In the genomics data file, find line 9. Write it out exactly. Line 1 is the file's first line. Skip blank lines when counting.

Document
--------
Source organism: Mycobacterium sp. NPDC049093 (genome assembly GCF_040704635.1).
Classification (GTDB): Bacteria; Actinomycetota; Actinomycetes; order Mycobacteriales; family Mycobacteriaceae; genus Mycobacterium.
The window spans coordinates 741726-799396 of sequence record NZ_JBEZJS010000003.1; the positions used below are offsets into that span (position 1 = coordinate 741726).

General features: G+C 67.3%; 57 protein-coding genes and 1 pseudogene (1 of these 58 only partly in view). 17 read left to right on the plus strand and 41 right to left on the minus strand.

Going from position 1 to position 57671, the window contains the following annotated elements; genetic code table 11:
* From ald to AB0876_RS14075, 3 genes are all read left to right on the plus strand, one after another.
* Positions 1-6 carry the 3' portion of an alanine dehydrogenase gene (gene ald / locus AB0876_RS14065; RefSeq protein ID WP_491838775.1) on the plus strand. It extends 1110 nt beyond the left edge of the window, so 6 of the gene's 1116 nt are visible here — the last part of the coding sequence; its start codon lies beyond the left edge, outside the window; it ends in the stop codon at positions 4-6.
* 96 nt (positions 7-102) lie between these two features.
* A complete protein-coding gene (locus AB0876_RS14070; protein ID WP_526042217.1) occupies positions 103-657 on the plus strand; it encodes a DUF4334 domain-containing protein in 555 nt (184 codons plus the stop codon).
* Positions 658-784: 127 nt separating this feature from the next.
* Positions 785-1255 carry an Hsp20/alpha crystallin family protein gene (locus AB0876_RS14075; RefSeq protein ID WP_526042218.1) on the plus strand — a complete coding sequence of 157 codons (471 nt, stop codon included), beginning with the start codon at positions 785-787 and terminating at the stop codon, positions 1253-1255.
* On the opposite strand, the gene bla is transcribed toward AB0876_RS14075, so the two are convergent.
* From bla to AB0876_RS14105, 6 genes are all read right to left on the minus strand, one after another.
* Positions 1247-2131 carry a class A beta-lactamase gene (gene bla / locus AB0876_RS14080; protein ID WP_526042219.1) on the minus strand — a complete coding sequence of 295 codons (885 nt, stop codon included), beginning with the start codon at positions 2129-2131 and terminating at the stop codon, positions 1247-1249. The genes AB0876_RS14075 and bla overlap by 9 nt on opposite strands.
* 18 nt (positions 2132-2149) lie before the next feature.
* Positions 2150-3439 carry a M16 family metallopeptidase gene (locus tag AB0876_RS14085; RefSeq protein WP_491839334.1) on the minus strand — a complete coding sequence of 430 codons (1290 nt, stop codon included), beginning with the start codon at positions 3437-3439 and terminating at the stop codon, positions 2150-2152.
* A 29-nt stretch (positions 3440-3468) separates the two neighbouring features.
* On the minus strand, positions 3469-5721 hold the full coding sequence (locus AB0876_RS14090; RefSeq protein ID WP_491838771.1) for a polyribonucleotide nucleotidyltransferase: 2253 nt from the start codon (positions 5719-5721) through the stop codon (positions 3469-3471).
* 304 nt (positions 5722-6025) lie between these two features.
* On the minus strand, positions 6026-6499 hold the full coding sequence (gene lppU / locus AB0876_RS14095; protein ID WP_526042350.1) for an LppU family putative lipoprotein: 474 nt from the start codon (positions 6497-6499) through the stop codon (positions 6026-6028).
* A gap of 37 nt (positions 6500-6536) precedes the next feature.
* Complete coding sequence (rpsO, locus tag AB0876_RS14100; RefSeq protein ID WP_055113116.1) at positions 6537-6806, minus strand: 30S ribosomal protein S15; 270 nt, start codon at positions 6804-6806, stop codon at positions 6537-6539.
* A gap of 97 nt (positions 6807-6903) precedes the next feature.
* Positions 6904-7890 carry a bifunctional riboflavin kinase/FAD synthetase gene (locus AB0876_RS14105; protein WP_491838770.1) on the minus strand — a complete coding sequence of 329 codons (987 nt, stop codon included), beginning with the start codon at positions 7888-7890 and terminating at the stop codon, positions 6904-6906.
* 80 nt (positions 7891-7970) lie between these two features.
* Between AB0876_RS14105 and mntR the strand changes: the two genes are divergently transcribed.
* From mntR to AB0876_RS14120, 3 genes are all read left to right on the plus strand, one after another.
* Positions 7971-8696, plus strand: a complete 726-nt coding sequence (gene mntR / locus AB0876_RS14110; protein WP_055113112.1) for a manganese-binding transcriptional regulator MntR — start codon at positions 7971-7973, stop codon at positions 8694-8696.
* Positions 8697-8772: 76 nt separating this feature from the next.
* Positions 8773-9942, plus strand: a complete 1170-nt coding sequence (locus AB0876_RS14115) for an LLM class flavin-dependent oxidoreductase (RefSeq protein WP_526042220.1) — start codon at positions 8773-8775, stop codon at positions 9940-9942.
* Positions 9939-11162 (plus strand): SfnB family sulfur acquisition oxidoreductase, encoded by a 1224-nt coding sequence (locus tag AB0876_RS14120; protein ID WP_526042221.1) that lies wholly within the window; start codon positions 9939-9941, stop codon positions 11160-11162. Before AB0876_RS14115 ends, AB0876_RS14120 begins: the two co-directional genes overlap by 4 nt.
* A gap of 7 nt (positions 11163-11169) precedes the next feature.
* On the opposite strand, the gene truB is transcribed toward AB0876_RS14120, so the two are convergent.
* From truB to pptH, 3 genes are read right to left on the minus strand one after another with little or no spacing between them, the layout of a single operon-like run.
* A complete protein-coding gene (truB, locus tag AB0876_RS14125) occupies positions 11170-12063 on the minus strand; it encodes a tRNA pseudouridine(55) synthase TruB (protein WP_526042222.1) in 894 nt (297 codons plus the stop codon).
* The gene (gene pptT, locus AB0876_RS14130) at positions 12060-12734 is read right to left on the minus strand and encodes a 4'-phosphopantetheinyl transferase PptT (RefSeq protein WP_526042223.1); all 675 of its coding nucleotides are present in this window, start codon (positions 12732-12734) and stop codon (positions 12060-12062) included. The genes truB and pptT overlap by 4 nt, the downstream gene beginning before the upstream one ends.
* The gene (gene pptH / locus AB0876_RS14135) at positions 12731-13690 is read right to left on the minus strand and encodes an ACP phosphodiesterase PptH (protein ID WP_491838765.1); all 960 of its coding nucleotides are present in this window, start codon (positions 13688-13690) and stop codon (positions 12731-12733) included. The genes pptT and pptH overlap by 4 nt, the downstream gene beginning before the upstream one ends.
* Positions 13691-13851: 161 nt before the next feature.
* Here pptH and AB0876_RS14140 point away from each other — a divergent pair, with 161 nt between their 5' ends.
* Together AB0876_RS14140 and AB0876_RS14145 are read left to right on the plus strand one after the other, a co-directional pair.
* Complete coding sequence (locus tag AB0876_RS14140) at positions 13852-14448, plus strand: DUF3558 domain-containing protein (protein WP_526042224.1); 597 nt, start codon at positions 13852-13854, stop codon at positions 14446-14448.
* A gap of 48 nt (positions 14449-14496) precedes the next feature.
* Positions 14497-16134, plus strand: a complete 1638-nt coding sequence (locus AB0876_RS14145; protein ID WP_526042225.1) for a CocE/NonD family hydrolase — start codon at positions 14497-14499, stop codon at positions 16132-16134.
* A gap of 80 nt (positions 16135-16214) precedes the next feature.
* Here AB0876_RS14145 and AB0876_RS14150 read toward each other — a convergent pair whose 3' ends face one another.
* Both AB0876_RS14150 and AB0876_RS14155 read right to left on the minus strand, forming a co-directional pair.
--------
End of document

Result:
* A complete protein-coding gene (locus AB0876_RS14070; protein ID WP_526042217.1) occupies positions 103-657 on the plus strand; it encodes a DUF4334 domain-containing protein in 555 nt (184 codons plus the stop codon).